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Unformatted text preview: Economics 140A Regression Model Estimators As discussed last time, we begin with the population regression Y t = & + & 1 X t + U t : How then should we infer (estimate) the value of the coe cients? We could plot the observations on graph paper and draw a line that we feel most closely &ts the data. Unfortunately, di/erent individuals may draw di/erent lines and, even for one individual the same line may not be drawn for two identical sets of observations. We wish to produce a method of inferring the value of the coe cients that is: 1) reproducible, and 2) easily communicated. To be easily communicated we must be able to both express what is meant by a close &tand to express any specialized information about the accuracy of speci&c observations. We then recognize that the error is likely always present and we must deter- mine how to estimate the coe cients in light of its presence. Let B and B 1 be estimators of & and & 1 , respectively. For any value of the regressor, the predicted (&tted) value of the dependent variable given by the regression model is Y P t = B + B 1 X t : Because the error is not zero, there are two reasons why Y P t will not equal Y t . First, if U t is not zero, then in general B 6 = & and B 1 6 = & 1 . Second, even if B = & and B 1 = & 1 our prediction Y P t di/ers from Y t by U t . Thus Y t & Y P t = ( & & B ) + ( & 1 & B 1 ) X t + U t U P t ; where U P t is the predicted value of the unobserved error (often termed the resid- ual). (In providing a close &t of the line to the data, note that there are many ways to measure distance from a &tted line. Any point on the &tted line corresponds to &...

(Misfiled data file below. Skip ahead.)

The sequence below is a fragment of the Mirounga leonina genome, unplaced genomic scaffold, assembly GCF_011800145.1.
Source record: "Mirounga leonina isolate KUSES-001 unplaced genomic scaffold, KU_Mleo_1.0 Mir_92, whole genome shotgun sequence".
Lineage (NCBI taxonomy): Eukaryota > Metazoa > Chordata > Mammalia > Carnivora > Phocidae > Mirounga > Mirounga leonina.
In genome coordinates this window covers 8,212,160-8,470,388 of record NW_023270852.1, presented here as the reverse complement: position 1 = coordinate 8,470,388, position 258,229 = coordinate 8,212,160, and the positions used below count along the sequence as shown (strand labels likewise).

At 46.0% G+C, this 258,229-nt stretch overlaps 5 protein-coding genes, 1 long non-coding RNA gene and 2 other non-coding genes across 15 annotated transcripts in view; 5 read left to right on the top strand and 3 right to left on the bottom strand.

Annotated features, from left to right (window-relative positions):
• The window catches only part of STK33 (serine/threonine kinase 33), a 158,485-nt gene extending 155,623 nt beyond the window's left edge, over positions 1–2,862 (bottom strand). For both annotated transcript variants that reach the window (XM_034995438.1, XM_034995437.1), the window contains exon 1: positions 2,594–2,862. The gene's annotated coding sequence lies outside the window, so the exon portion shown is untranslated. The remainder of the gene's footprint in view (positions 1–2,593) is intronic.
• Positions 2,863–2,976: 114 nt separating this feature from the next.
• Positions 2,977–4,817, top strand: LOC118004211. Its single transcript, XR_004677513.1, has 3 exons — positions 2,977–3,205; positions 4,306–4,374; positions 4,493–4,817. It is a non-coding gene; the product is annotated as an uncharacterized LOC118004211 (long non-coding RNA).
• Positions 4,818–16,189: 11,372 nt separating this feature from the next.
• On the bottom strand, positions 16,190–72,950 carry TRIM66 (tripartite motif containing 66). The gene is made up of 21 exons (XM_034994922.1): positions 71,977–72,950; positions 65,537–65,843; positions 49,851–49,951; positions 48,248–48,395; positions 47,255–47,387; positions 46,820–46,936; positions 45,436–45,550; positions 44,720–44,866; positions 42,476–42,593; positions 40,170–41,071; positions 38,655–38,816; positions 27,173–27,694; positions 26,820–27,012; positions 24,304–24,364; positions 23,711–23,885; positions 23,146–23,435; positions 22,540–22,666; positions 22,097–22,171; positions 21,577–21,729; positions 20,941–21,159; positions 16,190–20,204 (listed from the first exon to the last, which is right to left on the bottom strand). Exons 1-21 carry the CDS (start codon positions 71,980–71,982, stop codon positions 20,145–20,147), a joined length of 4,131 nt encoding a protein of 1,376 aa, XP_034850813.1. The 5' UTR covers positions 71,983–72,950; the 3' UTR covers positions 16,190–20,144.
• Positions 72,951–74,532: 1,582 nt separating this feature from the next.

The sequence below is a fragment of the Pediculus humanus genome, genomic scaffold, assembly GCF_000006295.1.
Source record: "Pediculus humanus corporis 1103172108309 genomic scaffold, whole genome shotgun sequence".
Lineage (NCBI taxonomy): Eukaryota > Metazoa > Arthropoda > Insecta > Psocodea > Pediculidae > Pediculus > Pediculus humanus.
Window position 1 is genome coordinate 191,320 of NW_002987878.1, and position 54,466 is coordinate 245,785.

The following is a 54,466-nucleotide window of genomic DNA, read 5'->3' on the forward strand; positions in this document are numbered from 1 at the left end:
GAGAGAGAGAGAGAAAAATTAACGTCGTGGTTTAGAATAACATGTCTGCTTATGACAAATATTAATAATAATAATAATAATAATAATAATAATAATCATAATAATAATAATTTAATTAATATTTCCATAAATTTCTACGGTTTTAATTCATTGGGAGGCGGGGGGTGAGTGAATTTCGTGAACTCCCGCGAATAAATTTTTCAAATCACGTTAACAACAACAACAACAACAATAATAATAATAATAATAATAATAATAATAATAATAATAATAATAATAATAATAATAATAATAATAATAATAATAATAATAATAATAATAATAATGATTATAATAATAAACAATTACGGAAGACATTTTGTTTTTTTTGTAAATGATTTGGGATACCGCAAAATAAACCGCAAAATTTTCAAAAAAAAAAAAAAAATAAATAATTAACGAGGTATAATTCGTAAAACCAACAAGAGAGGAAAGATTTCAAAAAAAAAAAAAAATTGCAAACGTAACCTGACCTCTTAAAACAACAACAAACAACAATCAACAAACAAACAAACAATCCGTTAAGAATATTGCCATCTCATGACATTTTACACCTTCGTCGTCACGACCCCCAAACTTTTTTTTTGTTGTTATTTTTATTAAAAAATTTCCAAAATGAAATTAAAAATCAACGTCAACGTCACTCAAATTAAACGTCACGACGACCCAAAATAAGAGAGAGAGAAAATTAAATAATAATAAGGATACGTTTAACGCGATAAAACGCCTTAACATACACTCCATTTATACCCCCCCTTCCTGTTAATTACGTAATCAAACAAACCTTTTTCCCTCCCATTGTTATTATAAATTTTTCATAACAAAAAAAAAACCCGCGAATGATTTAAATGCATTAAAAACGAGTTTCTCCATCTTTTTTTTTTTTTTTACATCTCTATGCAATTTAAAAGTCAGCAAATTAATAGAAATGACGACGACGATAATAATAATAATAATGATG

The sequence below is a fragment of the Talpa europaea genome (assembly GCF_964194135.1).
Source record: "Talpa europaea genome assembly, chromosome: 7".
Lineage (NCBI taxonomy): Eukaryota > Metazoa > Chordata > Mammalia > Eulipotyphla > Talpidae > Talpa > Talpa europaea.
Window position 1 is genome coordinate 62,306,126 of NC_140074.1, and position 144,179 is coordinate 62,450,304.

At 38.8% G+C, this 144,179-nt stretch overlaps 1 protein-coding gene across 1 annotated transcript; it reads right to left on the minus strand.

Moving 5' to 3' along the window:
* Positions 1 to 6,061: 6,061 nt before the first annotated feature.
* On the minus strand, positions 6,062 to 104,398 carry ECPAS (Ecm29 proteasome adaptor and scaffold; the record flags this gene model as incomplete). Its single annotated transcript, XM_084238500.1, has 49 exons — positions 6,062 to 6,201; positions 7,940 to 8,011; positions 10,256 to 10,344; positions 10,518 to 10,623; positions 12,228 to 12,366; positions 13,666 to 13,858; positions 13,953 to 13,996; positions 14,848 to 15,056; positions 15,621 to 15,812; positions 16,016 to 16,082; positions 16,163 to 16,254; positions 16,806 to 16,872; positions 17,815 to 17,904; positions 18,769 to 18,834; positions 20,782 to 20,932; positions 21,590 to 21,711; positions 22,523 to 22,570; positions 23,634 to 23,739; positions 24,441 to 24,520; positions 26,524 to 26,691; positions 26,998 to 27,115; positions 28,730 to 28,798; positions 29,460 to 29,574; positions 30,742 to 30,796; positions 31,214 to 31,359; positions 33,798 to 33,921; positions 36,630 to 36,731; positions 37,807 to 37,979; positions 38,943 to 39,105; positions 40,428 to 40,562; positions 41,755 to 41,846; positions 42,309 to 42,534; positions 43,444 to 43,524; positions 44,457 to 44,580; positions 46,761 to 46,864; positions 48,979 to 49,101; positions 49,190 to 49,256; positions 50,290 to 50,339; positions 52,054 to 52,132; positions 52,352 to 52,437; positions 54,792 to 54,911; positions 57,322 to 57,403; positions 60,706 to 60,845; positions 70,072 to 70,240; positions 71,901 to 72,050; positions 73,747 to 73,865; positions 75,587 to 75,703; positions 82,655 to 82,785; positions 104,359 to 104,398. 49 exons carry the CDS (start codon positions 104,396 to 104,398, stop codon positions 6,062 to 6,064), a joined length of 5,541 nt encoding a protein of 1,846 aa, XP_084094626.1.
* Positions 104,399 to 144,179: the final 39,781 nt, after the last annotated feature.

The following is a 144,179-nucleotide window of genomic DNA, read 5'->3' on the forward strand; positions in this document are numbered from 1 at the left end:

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This note was uploaded on 09/04/2011 for the course ECON 140a taught by Professor Staff during the Fall '08 term at UCSB.
- Fall '08